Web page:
Be Grateful:

How long does it take and how much does it cost you to say “Thank You” to your teammates every so often? Virtually nothing. How much more enjoyable does this make your workplace to your employees? Perhaps a lot more than you think!

Expressing gratitude to your teammates for a job well done is an excellent and cost-effective way to reinforce positive behavior, generate healthy internal competition, and lighten the stress levels of your business. Based on my observations and personal experiences as a manager and an employee, leaders who thank their teams for good performances achieve better results on the bottom line.

Demand High Standards:

Communicating interactively and being grateful are characteristics of  a great leader, but being tough on enforcing high standards is critical as well. Many employees will perform to the minimum standard that their boss sets for them. Therefore, it is imperative that you as a leader are performing to your absolute maximum at all times. If you forget to stock a shelf at a retail store, don’t expect your employees to remember. If you aren’t engaging with your customers in an energetic, positive manner, don’t expect your employees to do so! Demand high standards from your team, and escalate as necessary if they are not performing to standard.

Be Present:

Unless your starting an e-commerce business from your laptop, your very presence as a leader is powerful. And presence means more than just being physically on site — you need to be engaged in your team’s work and serve as a team player as well as a leader. The result of this presence is that you get a chance to monitor employee performance and customer feedback, and you gain the respect of your team by showing them that you can execute the work that you’re asking them to do too.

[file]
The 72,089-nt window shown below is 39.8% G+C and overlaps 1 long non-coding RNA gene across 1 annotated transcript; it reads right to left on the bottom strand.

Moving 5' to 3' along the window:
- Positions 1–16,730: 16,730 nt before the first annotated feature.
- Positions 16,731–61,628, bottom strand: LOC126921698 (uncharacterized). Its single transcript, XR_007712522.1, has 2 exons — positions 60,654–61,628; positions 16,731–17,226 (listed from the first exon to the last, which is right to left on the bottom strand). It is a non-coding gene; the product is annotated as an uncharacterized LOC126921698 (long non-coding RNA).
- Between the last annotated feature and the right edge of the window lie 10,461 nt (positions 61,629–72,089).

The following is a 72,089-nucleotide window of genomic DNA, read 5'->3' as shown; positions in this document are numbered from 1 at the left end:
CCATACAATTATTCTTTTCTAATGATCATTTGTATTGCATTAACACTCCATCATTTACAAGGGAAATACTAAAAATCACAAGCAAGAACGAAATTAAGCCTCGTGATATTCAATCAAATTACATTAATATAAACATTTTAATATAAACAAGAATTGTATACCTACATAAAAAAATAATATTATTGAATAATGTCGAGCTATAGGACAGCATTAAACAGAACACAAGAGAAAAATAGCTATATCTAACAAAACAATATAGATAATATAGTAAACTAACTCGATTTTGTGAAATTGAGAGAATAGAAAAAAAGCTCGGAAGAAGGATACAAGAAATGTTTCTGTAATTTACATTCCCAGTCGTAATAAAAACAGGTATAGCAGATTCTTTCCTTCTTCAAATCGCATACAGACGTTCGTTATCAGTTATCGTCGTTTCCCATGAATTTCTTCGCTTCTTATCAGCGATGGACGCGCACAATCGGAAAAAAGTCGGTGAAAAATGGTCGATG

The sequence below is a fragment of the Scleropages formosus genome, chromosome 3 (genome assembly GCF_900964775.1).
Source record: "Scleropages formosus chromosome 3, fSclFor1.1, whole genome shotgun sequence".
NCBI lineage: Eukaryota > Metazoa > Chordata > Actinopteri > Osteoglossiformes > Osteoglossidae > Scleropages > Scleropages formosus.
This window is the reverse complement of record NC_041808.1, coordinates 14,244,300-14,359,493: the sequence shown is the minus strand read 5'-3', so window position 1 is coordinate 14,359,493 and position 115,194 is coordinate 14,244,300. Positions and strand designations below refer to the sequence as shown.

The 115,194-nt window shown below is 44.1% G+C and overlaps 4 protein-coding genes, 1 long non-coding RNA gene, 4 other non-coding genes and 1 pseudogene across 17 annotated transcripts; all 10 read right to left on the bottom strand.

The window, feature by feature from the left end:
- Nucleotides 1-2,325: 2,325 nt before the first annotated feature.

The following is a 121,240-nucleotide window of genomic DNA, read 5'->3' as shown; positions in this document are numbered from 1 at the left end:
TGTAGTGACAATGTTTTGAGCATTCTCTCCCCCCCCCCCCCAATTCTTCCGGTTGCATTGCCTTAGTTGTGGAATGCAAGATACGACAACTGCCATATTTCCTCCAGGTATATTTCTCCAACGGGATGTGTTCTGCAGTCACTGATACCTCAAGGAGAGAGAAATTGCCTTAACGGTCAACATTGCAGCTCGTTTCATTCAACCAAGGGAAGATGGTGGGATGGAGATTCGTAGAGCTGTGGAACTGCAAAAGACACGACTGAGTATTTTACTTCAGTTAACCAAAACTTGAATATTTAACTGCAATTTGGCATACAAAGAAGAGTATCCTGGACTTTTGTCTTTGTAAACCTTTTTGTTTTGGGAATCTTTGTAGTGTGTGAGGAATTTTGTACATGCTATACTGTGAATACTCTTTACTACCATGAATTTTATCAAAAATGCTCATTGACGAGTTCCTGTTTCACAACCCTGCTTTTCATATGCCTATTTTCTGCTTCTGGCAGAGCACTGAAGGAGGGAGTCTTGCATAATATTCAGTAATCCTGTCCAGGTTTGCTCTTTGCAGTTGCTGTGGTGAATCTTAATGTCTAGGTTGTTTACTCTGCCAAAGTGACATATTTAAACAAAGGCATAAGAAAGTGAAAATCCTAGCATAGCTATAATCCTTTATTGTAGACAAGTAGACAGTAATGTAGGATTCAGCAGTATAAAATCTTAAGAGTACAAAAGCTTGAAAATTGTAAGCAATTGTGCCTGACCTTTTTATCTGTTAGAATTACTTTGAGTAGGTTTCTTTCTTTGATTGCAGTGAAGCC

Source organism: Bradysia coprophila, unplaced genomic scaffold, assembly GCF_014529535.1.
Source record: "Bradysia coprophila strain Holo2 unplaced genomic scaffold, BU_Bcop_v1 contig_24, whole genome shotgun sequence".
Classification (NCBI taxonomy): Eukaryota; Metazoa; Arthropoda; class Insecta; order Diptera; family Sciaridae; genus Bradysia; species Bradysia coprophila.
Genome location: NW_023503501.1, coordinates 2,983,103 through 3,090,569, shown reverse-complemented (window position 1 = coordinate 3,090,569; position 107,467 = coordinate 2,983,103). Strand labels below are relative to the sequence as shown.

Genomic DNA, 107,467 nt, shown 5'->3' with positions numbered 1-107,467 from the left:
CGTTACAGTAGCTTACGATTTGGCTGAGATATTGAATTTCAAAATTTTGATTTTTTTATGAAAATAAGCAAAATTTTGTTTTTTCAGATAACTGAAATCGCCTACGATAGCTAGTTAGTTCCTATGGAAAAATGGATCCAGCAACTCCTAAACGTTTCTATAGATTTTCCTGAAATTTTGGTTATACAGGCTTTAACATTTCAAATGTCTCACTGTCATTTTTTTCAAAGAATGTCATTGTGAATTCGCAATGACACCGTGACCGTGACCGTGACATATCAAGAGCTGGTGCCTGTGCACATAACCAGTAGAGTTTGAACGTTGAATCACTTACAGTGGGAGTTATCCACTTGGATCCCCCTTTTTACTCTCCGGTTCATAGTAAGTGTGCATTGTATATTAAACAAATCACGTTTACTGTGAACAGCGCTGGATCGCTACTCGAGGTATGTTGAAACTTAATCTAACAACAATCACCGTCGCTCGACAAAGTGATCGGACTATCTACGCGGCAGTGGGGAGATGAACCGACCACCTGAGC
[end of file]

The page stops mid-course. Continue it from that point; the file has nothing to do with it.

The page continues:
You might discover, for instance, that an employee is consistently late for his shifts or that they’re disengaged and not enthused while at work. This is valuable Intel as it allows you to follow up with them and thus improve your business. Moreover, you might notice a pattern in consumer shopping patterns. Perhaps every customer overlooks a certain display in your retail store that you were hoping to promote,  or your customers are of a different demographic than you would have otherwise assumed by not being present. These are all crucial data points for your business development and strategic planning.

Employees tend to gain respect for their boss when their boss shows them that they can do the work tasks that they are being asked to do on the job. It shows a team player spirit and humility. This respect is invaluable in getting your team to work hard to help you achieve your business goals.